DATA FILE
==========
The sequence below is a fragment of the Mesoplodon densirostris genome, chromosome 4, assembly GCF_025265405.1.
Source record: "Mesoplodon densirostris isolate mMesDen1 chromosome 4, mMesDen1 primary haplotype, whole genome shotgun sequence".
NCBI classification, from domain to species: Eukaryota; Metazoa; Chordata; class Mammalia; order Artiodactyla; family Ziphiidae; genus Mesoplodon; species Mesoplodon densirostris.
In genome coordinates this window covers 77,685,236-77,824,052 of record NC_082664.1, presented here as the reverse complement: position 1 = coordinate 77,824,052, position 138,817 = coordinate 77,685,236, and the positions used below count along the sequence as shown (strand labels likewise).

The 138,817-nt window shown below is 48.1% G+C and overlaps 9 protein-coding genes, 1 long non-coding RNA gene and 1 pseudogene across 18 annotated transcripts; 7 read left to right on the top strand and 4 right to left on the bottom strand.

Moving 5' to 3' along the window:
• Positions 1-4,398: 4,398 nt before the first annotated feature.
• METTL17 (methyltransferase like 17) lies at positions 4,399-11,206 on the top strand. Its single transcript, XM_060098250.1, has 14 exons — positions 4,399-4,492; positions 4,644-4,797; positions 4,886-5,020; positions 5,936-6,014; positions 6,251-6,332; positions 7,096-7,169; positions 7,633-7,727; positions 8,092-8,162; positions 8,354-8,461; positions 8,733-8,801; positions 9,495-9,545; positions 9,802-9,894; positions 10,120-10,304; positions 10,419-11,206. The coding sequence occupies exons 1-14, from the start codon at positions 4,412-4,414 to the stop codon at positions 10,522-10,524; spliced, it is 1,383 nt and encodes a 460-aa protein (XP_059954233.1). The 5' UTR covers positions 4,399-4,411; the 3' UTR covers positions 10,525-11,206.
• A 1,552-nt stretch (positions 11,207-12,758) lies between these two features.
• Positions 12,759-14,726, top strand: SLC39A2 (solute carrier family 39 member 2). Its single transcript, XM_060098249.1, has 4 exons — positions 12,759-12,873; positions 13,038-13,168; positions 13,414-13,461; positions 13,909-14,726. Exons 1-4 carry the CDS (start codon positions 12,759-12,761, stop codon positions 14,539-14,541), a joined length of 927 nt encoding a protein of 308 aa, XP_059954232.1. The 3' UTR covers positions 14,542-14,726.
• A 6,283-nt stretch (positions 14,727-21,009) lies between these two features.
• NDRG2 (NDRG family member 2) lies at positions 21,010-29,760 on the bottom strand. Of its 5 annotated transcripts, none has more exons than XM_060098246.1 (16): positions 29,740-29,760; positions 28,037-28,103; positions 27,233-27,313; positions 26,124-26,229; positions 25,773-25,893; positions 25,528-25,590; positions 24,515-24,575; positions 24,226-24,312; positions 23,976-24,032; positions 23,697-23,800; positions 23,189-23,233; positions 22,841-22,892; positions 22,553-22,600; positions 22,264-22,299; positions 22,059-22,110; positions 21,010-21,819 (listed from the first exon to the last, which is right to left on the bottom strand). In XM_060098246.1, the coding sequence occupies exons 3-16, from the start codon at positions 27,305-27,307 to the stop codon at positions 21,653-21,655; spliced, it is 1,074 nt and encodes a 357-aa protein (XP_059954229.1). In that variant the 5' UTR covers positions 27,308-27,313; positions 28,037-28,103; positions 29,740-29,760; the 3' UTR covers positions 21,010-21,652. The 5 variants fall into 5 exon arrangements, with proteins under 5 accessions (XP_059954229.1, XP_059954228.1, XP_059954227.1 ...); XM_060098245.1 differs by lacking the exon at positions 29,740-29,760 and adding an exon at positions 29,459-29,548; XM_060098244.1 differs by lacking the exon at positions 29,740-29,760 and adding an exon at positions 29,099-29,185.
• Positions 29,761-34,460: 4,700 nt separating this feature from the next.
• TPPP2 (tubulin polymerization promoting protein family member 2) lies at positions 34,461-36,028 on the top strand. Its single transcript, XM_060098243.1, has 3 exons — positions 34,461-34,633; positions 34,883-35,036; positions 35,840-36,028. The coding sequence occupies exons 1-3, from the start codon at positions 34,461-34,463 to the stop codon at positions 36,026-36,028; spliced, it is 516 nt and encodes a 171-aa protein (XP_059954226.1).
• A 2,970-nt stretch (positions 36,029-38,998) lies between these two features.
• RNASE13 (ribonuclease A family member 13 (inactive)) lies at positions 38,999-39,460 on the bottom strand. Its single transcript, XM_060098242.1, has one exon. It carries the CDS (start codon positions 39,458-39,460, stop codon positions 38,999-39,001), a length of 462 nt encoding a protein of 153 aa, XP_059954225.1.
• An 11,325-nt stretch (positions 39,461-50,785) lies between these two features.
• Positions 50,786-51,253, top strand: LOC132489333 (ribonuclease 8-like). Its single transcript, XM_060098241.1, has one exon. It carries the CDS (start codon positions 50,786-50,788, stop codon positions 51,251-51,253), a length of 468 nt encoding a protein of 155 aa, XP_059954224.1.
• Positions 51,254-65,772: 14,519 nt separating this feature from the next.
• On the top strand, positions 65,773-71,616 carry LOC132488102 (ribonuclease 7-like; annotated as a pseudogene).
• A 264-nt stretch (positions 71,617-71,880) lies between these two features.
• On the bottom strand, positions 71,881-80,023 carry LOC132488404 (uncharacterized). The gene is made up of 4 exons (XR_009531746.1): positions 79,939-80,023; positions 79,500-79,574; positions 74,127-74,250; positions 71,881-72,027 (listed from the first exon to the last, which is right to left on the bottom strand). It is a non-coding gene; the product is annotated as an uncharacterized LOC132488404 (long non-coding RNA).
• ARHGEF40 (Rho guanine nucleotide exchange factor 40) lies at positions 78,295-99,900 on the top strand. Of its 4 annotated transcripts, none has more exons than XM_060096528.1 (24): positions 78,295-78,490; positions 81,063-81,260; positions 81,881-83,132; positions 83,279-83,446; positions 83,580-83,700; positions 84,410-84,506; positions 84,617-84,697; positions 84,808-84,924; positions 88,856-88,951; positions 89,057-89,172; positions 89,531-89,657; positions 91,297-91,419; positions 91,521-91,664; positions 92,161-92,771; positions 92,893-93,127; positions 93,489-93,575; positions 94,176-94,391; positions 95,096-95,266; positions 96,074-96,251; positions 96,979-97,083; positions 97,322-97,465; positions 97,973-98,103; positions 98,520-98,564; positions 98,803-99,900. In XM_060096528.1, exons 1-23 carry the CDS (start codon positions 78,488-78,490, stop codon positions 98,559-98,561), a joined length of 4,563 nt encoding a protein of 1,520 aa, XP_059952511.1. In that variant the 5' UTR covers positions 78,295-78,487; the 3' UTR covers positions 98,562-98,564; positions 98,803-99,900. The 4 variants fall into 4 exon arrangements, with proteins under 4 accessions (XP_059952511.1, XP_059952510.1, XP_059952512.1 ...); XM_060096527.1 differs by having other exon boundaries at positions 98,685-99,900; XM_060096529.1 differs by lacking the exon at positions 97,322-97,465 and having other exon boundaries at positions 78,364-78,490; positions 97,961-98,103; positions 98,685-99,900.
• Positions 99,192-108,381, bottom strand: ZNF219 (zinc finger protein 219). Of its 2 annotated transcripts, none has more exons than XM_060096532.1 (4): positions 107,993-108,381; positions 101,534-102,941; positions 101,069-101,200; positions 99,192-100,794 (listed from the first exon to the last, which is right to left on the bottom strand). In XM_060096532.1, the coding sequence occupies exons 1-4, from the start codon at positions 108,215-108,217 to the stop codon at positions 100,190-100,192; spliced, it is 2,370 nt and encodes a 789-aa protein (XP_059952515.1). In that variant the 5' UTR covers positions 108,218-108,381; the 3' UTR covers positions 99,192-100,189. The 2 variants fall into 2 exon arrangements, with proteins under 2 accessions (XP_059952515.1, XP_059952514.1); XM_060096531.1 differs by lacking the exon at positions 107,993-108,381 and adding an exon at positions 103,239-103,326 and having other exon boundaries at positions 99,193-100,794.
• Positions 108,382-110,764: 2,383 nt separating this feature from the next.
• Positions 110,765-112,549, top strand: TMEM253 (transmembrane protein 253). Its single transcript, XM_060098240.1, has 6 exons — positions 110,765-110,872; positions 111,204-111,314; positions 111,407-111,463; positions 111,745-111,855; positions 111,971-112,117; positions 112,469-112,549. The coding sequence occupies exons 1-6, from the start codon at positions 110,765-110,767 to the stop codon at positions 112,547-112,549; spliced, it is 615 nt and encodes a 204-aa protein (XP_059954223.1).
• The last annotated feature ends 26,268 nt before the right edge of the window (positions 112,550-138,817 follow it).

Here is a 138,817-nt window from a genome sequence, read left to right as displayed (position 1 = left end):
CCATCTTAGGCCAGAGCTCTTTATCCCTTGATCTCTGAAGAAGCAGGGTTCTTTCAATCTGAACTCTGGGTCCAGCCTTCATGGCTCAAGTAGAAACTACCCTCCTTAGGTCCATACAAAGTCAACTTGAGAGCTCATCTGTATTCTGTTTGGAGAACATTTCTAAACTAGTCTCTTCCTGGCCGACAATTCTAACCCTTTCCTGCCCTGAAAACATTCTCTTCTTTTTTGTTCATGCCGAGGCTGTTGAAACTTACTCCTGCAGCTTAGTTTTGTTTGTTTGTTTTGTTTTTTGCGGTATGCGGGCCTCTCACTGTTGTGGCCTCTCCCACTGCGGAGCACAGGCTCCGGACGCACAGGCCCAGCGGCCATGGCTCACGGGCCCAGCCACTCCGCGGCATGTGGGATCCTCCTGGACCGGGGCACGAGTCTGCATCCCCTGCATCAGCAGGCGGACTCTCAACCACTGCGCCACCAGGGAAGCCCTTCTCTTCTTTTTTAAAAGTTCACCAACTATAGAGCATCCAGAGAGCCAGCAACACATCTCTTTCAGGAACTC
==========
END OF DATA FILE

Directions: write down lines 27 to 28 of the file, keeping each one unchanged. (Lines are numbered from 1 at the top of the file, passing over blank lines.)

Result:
• The last annotated feature ends 26,268 nt before the right edge of the window (positions 112,550-138,817 follow it).

Here is a 138,817-nt window from a genome sequence, read left to right as displayed (position 1 = left end):